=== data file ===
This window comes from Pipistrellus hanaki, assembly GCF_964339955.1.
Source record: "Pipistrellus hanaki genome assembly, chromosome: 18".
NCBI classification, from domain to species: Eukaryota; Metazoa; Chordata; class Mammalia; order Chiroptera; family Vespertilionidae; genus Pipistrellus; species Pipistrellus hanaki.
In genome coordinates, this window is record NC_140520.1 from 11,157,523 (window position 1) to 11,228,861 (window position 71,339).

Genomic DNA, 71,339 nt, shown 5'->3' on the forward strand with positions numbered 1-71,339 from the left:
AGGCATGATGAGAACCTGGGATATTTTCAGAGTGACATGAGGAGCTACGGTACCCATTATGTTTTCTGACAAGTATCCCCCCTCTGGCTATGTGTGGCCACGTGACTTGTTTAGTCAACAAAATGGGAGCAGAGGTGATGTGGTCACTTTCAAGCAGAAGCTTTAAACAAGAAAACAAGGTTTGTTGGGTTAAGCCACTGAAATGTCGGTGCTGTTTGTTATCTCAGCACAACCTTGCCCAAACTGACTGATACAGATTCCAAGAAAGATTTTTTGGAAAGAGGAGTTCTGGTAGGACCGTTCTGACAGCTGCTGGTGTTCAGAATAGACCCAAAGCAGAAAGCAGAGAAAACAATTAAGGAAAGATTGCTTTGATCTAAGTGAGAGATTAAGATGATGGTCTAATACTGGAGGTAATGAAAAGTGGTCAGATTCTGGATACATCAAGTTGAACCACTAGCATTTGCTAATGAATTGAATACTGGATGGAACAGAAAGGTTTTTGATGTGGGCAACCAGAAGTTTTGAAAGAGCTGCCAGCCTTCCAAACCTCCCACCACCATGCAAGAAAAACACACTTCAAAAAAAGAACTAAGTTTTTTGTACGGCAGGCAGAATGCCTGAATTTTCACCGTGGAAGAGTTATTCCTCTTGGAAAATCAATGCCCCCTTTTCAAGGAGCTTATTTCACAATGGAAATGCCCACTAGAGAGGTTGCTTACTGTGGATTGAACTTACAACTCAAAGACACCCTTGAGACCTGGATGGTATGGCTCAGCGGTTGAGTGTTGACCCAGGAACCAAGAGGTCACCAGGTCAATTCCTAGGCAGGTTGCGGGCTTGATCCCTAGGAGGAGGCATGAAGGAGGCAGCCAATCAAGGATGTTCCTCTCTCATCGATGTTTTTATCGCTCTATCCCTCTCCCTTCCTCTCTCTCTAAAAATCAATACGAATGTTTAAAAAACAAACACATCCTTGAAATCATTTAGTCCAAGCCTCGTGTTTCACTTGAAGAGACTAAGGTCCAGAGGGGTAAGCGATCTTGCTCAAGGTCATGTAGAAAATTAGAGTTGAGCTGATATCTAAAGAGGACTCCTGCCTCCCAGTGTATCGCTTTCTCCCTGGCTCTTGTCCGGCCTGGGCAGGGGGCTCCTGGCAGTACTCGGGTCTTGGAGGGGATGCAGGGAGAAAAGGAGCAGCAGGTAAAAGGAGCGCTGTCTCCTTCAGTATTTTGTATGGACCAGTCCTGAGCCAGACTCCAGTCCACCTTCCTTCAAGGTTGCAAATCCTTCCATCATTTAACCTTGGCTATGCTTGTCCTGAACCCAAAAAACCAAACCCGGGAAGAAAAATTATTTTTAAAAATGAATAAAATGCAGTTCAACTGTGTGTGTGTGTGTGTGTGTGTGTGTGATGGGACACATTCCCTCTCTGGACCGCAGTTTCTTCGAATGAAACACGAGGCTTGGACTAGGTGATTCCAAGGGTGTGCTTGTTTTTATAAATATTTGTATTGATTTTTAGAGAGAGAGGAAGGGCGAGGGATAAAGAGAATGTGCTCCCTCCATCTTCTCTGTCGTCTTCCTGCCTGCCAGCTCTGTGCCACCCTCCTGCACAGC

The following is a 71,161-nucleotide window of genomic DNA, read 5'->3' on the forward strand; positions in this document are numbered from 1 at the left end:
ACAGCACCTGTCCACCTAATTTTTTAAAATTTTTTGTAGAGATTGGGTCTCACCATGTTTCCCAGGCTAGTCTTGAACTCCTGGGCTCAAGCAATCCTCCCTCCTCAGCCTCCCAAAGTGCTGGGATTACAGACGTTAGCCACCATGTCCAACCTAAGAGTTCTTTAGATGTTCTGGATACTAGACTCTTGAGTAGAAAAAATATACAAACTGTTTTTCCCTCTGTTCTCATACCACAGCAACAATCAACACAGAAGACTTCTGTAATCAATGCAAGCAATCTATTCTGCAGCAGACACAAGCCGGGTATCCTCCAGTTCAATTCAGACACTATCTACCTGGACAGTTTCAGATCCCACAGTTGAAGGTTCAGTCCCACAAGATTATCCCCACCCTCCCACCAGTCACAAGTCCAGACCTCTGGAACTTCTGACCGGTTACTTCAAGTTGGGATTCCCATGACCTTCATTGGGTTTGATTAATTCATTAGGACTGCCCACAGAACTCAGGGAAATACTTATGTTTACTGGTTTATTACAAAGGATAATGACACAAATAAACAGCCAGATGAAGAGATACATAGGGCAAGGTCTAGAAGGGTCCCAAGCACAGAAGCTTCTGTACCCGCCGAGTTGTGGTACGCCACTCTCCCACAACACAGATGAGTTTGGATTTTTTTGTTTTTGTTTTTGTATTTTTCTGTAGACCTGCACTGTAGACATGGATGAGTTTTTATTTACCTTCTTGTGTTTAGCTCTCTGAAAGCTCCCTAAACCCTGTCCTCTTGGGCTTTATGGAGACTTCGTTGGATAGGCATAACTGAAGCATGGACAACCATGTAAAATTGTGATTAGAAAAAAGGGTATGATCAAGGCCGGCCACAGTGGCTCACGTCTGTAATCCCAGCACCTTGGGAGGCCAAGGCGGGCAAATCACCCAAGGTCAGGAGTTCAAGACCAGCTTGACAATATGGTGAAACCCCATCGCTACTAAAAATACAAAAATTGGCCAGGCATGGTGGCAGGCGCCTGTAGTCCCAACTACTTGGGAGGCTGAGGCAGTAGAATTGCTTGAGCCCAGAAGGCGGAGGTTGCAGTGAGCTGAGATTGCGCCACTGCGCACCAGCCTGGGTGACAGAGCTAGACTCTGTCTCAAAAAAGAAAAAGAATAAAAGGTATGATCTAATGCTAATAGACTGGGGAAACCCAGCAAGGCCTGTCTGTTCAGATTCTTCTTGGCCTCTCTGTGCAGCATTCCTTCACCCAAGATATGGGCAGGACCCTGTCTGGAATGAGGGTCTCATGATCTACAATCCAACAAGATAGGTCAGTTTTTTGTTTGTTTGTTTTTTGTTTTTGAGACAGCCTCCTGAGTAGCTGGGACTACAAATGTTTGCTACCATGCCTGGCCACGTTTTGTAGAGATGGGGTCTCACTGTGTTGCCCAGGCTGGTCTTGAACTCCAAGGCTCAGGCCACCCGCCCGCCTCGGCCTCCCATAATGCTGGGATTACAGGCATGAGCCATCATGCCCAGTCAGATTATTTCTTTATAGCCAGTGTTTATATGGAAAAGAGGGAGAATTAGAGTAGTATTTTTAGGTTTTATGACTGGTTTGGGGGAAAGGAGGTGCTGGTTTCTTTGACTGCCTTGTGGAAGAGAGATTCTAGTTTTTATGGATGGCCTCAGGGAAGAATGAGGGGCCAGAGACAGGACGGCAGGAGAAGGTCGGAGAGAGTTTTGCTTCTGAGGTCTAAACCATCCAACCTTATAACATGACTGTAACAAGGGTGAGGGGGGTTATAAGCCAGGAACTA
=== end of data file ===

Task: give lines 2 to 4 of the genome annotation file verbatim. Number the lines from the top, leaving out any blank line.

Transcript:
Source record: "Pipistrellus hanaki genome assembly, chromosome: 18".
NCBI classification, from domain to species: Eukaryota; Metazoa; Chordata; class Mammalia; order Chiroptera; family Vespertilionidae; genus Pipistrellus; species Pipistrellus hanaki.
In genome coordinates, this window is record NC_140520.1 from 11,157,523 (window position 1) to 11,228,861 (window position 71,339).